Throughout 2020, some of the biggest US cities looked like ghost towns, with shuttered doors and windows. There was an eerie silence without the usual throngs of pedestrians. So what does this mean for commercial real estate in 2021?
Fortunately, experts are predicting that despite the previous year’s economic hardship and social distancing, commercial real estate won’t meet a tragic end. It’s expected to make a recovery — although it will be on a slow timeline, probably not until at least late 2021 or 2022. In fact, it’ll also shape some new trends to come and change the way we use certain spaces. Here’s what to expect for the future of commercial real estate in a post-COVID-19 world.
Retail: A Slow Start and a Switch to Hybrid Solutions
While many of us have enjoyed the benefits of working from home — saying goodbye to long commutes and getting to work in our pajamas — plenty of us, especially the younger generations, still crave the lively atmosphere of a buzzing coffee shop or store. Luckily, despite the post-apocalyptic look of malls and shopping centers over the past year, we won’t be limited to Amazon orders for the rest of our lives. And while certain retail sectors are struggling — namely, shopping malls — experts see retail in general bouncing back, albeit after a long and slow recovery period.
The difference will be a shift toward hybrid models, such as retail spaces merging with medical retail and service providers. Expert commercial builders predict that this trend will drive convenience for consumers and patients, since retail developments afford substantial parking, high visibility, and — especially important in a post-pandemic world — one-stop convenience.
A Permanent Shift to Telecommuting? Not Necessarily
Now that many of us have been working from our couches or dining tables for the past year, we’ve grown used to the convenience and ease of telecommuting. And business owners who cancelled their leases have slashed business overhead. But many experts believe that the majority of companies won’t be so quick to give up their offices — they’ll simply use the space differently.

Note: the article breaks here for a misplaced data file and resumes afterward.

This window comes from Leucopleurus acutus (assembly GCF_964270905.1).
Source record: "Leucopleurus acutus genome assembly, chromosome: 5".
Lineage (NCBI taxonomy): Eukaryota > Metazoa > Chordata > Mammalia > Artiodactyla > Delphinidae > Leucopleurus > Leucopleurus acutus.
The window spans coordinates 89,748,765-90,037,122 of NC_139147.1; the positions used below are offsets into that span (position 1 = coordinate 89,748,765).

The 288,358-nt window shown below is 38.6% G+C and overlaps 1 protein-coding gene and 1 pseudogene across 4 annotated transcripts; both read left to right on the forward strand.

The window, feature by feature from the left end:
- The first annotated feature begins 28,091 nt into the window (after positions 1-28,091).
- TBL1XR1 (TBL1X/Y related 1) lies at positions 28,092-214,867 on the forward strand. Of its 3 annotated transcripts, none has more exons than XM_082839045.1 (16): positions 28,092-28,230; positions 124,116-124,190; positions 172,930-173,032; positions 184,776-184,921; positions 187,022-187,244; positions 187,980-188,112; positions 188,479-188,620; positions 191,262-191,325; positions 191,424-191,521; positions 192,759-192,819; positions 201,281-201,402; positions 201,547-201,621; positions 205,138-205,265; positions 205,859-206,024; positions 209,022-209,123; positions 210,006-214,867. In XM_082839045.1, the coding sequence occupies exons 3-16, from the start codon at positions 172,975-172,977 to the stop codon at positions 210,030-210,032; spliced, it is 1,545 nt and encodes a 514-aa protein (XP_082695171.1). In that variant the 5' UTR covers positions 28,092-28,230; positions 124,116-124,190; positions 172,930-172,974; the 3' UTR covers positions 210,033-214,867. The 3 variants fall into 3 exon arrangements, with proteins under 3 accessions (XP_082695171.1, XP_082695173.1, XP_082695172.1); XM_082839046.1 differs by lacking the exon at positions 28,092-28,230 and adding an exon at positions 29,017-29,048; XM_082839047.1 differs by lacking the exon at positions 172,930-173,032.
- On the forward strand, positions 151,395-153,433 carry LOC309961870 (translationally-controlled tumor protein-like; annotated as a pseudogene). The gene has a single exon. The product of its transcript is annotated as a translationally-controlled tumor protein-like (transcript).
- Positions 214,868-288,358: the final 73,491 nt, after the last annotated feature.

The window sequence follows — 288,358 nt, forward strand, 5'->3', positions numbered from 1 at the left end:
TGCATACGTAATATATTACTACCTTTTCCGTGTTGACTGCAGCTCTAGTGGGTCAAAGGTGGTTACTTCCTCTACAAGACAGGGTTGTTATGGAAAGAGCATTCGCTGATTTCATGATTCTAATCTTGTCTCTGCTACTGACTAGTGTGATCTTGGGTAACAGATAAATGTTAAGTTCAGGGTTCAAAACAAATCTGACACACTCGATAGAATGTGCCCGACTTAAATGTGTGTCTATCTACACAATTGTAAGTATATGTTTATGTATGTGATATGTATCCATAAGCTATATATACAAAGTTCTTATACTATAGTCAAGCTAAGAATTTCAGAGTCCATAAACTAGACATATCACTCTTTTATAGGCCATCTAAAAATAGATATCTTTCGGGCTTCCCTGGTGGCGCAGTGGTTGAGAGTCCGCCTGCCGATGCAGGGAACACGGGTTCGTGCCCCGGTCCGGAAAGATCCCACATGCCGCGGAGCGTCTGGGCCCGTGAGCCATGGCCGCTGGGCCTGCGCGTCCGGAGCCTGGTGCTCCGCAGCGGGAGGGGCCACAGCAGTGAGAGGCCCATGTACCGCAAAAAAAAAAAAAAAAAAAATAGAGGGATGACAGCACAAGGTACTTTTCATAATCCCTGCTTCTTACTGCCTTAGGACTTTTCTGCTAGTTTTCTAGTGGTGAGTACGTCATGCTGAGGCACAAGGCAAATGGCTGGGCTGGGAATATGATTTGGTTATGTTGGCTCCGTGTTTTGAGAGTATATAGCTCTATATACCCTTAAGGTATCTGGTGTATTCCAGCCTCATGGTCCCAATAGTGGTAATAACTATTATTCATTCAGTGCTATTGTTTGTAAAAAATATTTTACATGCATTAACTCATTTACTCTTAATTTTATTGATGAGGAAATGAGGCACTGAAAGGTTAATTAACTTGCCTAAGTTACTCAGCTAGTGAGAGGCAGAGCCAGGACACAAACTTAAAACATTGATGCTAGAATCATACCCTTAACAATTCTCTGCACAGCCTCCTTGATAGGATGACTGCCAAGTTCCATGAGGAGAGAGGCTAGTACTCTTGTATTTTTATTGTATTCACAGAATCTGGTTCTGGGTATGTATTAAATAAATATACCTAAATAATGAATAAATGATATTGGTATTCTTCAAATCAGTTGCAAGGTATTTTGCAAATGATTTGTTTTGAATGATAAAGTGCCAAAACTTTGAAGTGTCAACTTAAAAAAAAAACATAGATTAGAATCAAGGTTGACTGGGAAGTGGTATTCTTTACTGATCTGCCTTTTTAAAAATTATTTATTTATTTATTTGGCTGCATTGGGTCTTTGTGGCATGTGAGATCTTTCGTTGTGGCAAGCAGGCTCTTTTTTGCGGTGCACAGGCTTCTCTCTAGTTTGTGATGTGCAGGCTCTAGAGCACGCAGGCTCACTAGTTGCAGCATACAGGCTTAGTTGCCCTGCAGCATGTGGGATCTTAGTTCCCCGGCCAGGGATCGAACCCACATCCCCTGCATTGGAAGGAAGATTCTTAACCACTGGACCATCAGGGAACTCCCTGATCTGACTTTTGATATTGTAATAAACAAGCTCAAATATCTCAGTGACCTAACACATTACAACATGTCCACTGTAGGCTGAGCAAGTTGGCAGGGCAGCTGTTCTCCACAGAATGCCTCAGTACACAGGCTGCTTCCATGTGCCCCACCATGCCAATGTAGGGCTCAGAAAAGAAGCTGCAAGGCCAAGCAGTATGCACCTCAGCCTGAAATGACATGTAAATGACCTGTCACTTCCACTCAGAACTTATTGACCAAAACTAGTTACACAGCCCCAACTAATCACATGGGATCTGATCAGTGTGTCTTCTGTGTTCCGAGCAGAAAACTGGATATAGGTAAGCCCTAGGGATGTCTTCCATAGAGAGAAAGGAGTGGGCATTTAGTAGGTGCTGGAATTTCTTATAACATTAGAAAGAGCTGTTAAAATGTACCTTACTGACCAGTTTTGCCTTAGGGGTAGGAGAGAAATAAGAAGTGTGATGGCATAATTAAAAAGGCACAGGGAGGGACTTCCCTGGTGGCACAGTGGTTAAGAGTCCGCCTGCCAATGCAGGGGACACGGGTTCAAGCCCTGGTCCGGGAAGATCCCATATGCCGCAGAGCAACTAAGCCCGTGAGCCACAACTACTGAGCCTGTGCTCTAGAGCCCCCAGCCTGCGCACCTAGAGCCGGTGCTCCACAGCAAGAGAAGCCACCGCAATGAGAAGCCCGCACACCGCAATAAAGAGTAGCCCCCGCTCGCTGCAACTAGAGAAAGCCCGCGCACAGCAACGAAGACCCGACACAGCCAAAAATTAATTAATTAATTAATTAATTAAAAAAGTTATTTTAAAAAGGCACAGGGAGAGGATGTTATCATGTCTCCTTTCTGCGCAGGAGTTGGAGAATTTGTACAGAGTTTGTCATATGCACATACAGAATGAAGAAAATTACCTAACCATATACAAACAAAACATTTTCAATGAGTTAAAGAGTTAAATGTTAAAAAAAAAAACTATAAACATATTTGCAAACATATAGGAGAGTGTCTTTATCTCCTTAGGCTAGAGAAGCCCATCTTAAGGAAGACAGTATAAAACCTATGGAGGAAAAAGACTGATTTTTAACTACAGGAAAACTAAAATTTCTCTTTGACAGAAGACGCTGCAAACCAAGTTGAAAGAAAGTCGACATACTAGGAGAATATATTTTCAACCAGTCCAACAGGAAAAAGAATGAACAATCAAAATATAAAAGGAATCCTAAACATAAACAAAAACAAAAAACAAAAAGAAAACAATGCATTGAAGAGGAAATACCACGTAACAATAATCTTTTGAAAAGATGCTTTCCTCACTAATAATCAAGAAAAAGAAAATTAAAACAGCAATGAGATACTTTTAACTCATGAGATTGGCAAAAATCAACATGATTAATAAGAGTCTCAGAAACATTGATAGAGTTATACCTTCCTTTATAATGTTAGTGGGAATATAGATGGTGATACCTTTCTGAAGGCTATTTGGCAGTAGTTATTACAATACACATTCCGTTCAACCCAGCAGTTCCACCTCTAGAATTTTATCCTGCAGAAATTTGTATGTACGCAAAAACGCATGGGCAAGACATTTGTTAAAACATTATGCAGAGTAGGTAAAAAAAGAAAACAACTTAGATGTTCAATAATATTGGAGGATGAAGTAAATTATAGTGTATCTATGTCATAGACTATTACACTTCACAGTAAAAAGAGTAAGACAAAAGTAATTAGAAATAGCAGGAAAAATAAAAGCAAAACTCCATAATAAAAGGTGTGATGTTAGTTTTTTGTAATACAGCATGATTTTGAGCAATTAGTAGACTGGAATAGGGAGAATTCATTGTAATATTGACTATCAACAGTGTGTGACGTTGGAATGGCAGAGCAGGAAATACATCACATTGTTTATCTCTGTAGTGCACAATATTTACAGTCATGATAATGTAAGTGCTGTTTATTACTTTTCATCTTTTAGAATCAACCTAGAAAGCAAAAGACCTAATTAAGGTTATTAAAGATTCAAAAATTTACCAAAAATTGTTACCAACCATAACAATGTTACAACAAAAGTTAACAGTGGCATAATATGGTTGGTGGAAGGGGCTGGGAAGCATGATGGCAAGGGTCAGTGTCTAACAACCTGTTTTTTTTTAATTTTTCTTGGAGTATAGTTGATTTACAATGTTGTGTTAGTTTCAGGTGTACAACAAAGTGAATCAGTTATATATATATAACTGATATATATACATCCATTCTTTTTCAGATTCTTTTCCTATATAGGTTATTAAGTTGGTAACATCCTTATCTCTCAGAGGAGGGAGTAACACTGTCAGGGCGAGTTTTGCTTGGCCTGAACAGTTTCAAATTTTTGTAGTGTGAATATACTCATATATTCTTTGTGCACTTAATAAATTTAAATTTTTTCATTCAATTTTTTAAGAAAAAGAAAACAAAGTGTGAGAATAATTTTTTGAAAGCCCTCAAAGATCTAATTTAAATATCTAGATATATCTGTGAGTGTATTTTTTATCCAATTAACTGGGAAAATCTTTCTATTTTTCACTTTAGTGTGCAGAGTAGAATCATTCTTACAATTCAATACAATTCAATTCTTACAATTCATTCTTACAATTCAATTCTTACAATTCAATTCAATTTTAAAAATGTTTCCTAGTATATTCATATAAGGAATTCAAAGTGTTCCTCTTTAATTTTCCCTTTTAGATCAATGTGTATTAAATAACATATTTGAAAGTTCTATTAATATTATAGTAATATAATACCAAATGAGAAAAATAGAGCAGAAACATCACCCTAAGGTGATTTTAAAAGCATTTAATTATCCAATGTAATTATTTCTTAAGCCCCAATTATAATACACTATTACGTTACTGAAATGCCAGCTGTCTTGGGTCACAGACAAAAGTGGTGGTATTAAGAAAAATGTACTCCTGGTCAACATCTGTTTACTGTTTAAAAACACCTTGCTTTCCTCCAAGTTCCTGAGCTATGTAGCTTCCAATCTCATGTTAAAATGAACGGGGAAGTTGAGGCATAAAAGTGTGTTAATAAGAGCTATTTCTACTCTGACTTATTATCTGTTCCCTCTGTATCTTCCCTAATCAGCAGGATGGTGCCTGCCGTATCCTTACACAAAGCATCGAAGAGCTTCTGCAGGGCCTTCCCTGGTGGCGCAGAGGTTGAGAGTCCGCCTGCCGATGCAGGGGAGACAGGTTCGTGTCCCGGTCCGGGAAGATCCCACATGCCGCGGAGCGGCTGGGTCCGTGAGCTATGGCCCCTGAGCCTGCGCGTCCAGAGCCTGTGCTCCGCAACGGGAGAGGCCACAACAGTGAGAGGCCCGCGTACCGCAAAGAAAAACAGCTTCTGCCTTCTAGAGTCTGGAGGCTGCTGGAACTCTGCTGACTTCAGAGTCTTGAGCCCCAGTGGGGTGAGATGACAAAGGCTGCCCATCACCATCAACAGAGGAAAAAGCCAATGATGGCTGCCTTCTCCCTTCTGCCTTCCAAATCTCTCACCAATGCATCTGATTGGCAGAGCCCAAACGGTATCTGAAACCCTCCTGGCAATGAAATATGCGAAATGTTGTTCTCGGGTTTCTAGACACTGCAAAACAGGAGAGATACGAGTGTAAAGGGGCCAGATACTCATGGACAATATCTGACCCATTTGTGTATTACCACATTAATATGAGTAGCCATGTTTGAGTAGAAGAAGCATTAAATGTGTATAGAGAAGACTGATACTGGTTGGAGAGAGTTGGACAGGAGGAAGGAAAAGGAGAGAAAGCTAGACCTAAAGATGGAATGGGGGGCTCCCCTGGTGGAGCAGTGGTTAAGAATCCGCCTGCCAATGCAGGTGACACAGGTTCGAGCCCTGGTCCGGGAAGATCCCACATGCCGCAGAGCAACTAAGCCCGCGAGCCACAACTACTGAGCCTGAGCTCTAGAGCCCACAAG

Some may realize that they don’t need space for 100% of their employees and may incorporate shifts, staggered start times, and continued remote working for a percentage of staff. Meanwhile, companies that can afford to may simply choose to expand their space for safer working conditions. In fact, demand for high-quality office space may even increase as individuals crave relief from the psychological effects of pandemic isolation.
A Focus on Hygiene and Wellness
The long-term outlook seems to be that, incorporating a new collective awareness of contagion factors, office spaces of the future will be designed more like hospitals. But this doesn’t mean a sterile or uninspiring atmosphere — far from it, in fact. It simply refers to principles of safety and cleanliness.
For example, materials that can withstand heavy amounts of cleaning and disinfecting, like glass, metal, and varnished wood, will be used rather than porous woods and natural stone surfaces. This guiding principle may extend to a focus on air filtration systems that use ultraviolet light and even office layouts adjusted to eliminate circuitous routes in favor of shorter and more direct paths.
All in all, this may give rise to a “contactless office,” which could rely on smartphone technology and voice activation to trigger actions such as clocking in, opening doors, adjusting lights or temperature, and brewing coffee.
Tourism Will Vary by Location
Commercial markets that rely on tourism, such as Las Vegas, NYC, or Honolulu, will take the hardest hit of all. That’s because travel bans continue to fluctuate, with many people not feeling safe enough to fly until after vaccinations are widespread. In fact, nearly a billion hotel rooms went unsold last year, making hotels another sector that faces a long journey back to normal. However, recovery will likely be much quicker for smaller cities and those where the economy isn’t driven by consumer demand.
Although the pandemic created a huge shift in the way we do our work—and where—it was a reminder that, in the commercial building sector, evolving technology is a change we must always be prepared for—but it’s not the only one.